As Pinky correctly notes, rules and compliance exist for a reason. Had financial sector compliance, specifically in the area of due diligence, been effective in the years following the turn of the century, much of the damage to financial markets would have been mitigated. Had the Glass-Steagall provisions repealed by the Republican-controlled congress in 1999 been in force there might have been no serious problem at all.

    Rules are designed to ensure that the advantages everyone gets are legitimate; that appearances are a good guide to reality and thus that when someone weighs the balance between risk and reward they do so on a sound basis. One may criticise rules that fail to approach this standard, but to suggest that whole swathes of regulations may be abandoned at the altar of right-of-centre populist libertarianism is at best, muddle-headed misanthropy.

  12. faustusnotes

    Guy, you’re thinking like a member of the British ruling class:

    To take your cafe example, would investing in another commercial scale coffee machine (let’s say at around $15000) and hiring more staff really result in greater profits?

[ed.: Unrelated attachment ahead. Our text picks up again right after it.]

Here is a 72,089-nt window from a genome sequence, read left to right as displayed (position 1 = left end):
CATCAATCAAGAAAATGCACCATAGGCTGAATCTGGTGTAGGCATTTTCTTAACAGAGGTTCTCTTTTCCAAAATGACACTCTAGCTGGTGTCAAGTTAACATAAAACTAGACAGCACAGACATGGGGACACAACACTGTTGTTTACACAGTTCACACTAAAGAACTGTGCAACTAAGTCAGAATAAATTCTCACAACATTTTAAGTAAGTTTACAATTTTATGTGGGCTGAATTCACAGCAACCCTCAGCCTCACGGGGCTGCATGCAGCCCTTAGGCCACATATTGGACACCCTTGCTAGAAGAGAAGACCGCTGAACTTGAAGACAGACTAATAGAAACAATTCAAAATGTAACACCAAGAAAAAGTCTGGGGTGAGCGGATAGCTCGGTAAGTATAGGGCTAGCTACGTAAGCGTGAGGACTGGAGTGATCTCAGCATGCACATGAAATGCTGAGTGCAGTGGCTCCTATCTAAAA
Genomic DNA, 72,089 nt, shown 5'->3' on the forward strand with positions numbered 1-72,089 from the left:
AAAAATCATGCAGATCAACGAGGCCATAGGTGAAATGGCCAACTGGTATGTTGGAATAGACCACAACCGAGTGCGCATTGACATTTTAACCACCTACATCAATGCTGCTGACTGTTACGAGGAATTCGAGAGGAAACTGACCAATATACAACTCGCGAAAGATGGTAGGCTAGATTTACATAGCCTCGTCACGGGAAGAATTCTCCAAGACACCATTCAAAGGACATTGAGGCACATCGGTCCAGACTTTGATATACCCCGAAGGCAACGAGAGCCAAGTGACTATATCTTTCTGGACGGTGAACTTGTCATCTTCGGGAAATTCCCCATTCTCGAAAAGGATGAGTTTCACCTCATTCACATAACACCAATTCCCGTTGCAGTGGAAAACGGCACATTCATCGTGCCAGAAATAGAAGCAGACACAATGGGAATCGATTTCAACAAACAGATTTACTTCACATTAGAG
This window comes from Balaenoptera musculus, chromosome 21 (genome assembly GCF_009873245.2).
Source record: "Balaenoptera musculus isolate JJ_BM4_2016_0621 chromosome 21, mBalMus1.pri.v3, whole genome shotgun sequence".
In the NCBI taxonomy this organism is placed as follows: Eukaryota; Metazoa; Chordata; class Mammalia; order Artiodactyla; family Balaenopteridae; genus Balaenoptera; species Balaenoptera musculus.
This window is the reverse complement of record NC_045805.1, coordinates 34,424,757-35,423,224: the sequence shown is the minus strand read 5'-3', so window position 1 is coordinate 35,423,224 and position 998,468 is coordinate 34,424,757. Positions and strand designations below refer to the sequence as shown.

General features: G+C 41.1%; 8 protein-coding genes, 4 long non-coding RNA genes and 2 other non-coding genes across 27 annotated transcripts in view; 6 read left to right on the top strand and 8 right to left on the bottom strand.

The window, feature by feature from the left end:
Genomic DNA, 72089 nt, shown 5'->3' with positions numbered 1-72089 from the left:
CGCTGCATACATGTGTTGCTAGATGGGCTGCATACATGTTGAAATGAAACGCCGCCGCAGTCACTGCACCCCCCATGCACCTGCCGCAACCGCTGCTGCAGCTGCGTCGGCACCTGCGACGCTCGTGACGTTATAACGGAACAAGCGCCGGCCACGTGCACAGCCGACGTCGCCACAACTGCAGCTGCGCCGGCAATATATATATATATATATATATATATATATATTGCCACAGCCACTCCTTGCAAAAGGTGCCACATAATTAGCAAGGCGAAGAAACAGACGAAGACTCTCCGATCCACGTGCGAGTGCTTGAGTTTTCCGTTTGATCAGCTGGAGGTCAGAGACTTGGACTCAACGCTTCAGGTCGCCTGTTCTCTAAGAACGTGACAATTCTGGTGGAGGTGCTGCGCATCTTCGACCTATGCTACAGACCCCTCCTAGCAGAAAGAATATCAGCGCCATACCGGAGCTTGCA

No, it would result in lower profits, which is the problem. Service quality would improve and an extra person would be employed, but the business owner would have to watch their take home pay decline to a smaller multiple of their (probably foreign) employee. This is anathema to the British ruling class.

    This born-to-rake-it-in attitude is the only explanation I can think of for the apalling inequality in the UK. Consider: the minimum wage (which most (mostly foreign) service staff never get close to) is about 4.70. A coffee is 2.50, a beer 3.30, a single dish in a restaurant about 6.50. In Australia, the minimum wage when I left the country was about 13.00; a coffee was 2.50, a beer 3.60 (maybe 5.00 if you scale up to the UK’s ludicrous serving size). A single dish in a restaurant was between 9 and 12.00. In Japan now, minimum wage is 850 yen, a beer 500, a coffee 350, a single dish in a restaurant 600.